Dec 07 2010
I've been waiting to put together an article about Wikileaks and Cablegate (the gradual release of a quarter-million diplomatic cables written and archived by the United States diplomatic corps). Mostly, everyday life has prevented me from doing so: the holiday season is here once again and, all things being equal, work and cleaning up the apartment with Lyssa have taken priority. I also didn't want to vent my spleen on the Net without having a coherent idea of what I was going to say. Turing knows, enough of that is happening right now and I won't fall prey to it. This is not to say that I haven't been keeping a sensor array or two focused on Cablegate.
There seems to be a fantastic amount of sheer misinformation going around. First and foremost, Wikileaks is not a new thing, contrary to what many people seem to think. Word first started getting around in 2006 or therabouts, and the first I heard of it was early in 2007. The site didn't really find its way into the mass consciousness until this year with the release of the gun camera footage called Collateral Murder. Some of the remarks made at The Next HOPE make me wonder just how extensive the engineering of the system called Wikileaks was; it certainly would not have been a fast effort. Cablegate is far from the first thing they've released, they've been at it for quite a few years and if you're feeling brave it's not hard to find whole copies of the archives online (hint: BitTorrent is your friend; be careful because search engines are beginning to censor results). The posts about Assange personally cracking networks and downloading docs himself are jetwash because they ignore what whistleblowing is and why it's done. There are also lots of ad hominem attacks against Julian Assange and the most visible supporters of Wikileaks. It is important to note that attacking the perceived persona of a particular person is a flashy way of diverting attention and thus discourse from the issue at hand and is little more than sleight of hand. It is important to remember that some people try to get you riled up and responding with your emotions and not your brain when you can't beat them with facts and logic.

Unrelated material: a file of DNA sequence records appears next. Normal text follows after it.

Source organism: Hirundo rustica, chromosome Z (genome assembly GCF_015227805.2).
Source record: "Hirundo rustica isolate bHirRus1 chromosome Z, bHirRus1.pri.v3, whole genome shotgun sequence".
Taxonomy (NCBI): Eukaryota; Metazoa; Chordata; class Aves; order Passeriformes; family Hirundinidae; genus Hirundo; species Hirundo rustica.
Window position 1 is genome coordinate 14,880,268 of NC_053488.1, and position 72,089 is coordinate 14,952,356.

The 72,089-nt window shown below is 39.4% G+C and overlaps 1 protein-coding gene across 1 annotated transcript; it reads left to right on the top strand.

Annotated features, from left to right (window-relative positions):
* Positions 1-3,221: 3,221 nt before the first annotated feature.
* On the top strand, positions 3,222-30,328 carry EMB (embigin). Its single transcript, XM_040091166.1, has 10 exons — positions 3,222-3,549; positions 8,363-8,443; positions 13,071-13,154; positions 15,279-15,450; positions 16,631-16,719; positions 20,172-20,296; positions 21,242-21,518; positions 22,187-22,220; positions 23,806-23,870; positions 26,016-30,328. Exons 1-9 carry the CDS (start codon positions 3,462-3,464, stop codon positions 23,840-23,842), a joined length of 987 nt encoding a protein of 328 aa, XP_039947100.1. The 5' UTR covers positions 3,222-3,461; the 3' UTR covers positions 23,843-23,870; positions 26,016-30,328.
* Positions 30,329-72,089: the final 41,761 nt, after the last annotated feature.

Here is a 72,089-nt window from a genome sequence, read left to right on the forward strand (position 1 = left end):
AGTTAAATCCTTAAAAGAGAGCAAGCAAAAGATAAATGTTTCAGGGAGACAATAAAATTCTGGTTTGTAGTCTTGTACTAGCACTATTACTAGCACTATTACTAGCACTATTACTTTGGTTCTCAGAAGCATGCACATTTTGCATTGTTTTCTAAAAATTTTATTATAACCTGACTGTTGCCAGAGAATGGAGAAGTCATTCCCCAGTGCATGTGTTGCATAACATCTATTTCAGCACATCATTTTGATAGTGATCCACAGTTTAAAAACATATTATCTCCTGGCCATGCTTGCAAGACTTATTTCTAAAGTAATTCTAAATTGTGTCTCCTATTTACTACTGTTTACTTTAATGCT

If you don't have the patience to wade through all the documents out there or you don't want it to get out that you've been reading things that the powers that be would much rather you not know here's the tl;dr version, with links to non-Wikileaks articles analyzing their content and subsequent fallout. Pound the refresh button for a while, you'll learn a few things.
There appears to be no shortage of theories floating around about the origins of Wikileaks. The most popular seem to involve Julian Assange being a CIA asset, or at least being manipulated to some extent by the Agency. While it is not my preferred hypothesis I must admit that I find some such theories plausible. The Agency has assets all over the place and in fact they are known to look for people who are well established in other fields. Just ask Valerie Plame. You also can't rule these hypotheses out because they've attempted some pretty wacky things in the past, with varying degrees of success. As for being manipulated, there really isn't any easy way to prove or disprove that Julian Assange has some puppet strings leading back to Langley but it could be done. On the other hand some of the documents leaked in the past four years gave the US government a black eye insofar as international politics are concerned, and I must confess doubt over whether making yourself look bad is a wise thing. There are also hypotheses floating around that Wikileaks is a Mossad operation, an NSA operation, a project by the Russian mob, the Builderberg group, Wikipedia, and the Illuminati. I'll not link to any of these news articles because you can find them on your own; I'll not waste your time because I wasted whole seconds of my life on them.